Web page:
Since the only ice in our harbors this time of year is floating in our margaritas, it might come as a surprise that local yacht clubs employ loud cannons to “break the ice” so the boating season officially can begin.
That centuries-old ritual of the yachting community persists wherever there are sailors, even though we on the West Coast have jettisoned so many other East Coast traditions. It doesn’t really matter that yachting season never closes in Southern California. Every yacht club must have its Opening Day, or it just wouldn’t be, you know, a yacht club.
So Opening Day ceremonies at the county’s dozen or so clubs will begin at the end of this month and continue in earnest through April and May. As usual, they’ll feature cannon shots over the water (to cut the ice we don’t have), the seasonal debut of white pants and blue blazers (even though we never stopped wearing them), visiting “dignitaries,” regattas, great food, Champagne, masts adorned with colorful flags, and bagpipes (some believe the tradition began in Scottish waters).
But this being Orange County, most yacht clubs also add their own customs to a celebration that already makes no sense. Some groups—including the venerable Newport Harbor Yacht Club, which turns 100 next year—really put out the red carpet, with fine wines and tents with children’s games, and dozens of members docking their boats.
“I’ve never seen anything like it on the East Coast,” says Balboa Yacht Club general manager David Robinson of his club’s annual kickoff party. Each year he imports extra floating docks because members traditionally bring all their boats together for Opening Day, making for a boat hook-up party attended by 800 people. (Here’s hoping they also bring extra bumpers.) Robinson, with his yacht club experience in Michigan, Florida, and San Francisco, had one question when members told him about Opening Day ceremonies: “When was Closing Day?”
The Bahia Corinthian Yacht Club in Newport Beach has an answer for that. Every year, the night before they celebrate Opening Day, about a hundred members gather on the dock to celebrate Closing Day. The commodore delivers a speech that generally goes something like this: “There’s fog in the bay, icebergs have been spotted, and we’re closing for the season. Last one out of the club tonight, sign this cocktail napkin, and leave it under the door.”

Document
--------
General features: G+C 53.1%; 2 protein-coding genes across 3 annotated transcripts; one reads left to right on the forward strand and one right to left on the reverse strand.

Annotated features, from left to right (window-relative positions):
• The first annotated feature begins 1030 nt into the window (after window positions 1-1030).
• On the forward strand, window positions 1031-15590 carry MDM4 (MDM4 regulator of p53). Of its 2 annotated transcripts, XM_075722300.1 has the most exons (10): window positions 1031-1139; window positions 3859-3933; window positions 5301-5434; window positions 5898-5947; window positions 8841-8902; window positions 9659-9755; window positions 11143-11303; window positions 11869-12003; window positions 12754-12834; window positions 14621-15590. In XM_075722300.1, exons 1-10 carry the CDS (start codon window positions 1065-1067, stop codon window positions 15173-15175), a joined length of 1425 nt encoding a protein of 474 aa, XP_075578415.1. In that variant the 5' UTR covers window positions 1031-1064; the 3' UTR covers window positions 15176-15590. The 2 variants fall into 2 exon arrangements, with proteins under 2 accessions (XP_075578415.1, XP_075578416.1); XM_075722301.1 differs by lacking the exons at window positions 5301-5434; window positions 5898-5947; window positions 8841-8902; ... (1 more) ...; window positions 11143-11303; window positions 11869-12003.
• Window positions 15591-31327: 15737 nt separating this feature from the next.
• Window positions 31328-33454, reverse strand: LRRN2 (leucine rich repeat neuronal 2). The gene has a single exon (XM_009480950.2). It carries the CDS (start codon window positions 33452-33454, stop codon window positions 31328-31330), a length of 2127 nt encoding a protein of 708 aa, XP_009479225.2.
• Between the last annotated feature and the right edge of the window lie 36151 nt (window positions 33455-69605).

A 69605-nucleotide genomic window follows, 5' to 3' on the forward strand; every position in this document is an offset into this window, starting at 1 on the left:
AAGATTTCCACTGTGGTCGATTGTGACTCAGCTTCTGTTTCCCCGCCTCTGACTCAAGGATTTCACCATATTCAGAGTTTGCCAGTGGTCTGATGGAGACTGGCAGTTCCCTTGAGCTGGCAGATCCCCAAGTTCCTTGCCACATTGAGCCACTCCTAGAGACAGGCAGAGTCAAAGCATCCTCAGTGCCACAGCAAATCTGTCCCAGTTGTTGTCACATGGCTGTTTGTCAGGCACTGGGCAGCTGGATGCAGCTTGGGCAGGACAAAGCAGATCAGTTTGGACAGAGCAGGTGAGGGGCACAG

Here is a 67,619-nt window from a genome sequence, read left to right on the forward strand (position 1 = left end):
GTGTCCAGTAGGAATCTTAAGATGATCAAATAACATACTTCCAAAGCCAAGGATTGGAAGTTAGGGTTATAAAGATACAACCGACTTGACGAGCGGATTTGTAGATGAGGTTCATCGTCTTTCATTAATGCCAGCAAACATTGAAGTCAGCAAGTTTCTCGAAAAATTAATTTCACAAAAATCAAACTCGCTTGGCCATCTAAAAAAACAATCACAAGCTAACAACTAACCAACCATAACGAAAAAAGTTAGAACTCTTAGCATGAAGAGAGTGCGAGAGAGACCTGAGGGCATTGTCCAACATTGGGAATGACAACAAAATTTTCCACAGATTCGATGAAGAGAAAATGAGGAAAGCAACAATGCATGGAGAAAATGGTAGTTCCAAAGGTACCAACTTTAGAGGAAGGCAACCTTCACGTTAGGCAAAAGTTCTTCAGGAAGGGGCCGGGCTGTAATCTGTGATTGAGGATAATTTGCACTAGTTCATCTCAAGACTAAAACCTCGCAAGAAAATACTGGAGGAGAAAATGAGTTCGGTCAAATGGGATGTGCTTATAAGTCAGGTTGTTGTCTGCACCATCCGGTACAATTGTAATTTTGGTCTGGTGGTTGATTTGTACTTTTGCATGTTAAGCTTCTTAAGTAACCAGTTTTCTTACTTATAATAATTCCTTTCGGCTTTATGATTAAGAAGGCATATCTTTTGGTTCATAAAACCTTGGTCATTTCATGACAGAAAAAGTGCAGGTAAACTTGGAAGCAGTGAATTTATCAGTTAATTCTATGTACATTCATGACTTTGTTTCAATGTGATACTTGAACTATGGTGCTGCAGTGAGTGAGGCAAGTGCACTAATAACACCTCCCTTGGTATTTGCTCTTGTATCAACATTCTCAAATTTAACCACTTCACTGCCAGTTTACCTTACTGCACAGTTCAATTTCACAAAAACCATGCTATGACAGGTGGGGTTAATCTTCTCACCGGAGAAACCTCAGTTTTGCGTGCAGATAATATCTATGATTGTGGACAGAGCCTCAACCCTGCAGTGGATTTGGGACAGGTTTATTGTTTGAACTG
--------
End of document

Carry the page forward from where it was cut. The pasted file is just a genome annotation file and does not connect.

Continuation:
Club officers are expected to travel to openings at other clubs. So many deviled eggs are consumed at yacht club openings that, among officers, the tradition has come to be known as “the deviled-egg circuit.”
“We do hunks of lobster in ours,” says Phil Ventura, junior staff commodore of Huntington Harbour Yacht Club. He adds that Opening Day helps unify club members. “If you didn’t have it, you’d just be a social club, and that’s definitely a line in the sand. You don’t just come here and eat and drink and see your friends. That’s what the Elks and the Shriners are for.”
To find the first opening day in Orange County, which begins this month, I travel 700 feet above sea level to the Lake Mission Viejo Yacht Club, which will celebrate its 38th Opening Day ceremony. The rain is steady, and the dockmaster has to make sure there are no thunderstorms before he’ll let us go out.
At the helm of our 14-foot rental Capri is Frank Roberts, a connoisseur of yacht club openings. He doesn’t remember how many openings he has attended, or at how many clubs. We’re heading away from the dock toward a storm over Saddleback. The mountains seem close, like blue volcanoes, when Roberts points out where he had his most embarrassing Opening Day moment.
The lake already officially had been declared “free of ice.” The scent of grilled tri-tip was floating up off the dock, and scores of dignitaries and fellow yachts-people were lining up for the feast. That’s when the Santa Ana winds picked up, and Roberts turtled his sailboat in front of everybody, soaking him in his Opening Day whites.
This day, the wind does all kinds of crazy things to our sail, changing directions, dying, whipping up again in another direction. The rain is stinging our faces. Roberts tells me shifting winds up against the mountains make it challenging to sail on the lake.
He shows me where the club shoots off its foot-long cannon, “the loudest thing you’ve ever heard.” I glance at the sky, which is dark and stormy. I ask him how deep the lake gets. He tells me it’s between 60 and 70 feet to the bottom.
The rain stops for a bit, and we tack across the lake, passing one mini-mansion after the next. The many homes surrounding the lake give it a slightly European feel. Roberts tells me some Opening Days are like a High Mass, while other clubs don’t take them as seriously. He has met people from all around the country, and he once saw a club hoist a rubber chicken and a Jack Daniels bottle up the mast. You can tell the true East Coasters, he tells me, because they’re likely wearing pink pants. But don’t call it pink. Coral, really. It’s called Nantucket. Nantucket something. It’s raining so hard it blurs my notes, so I can’t read his quote exactly.
Roberts wonders if we hang on to archaic traditions such as Opening Day because we need them, since we’ve already let go of so many practices here and cling to the ones we still have. I think he’s right.
We may bend our rituals, we may even celebrate the irony in commemorating them. But we don’t let them go, because they mark the passage of time in a place where nature doesn’t always do it for us.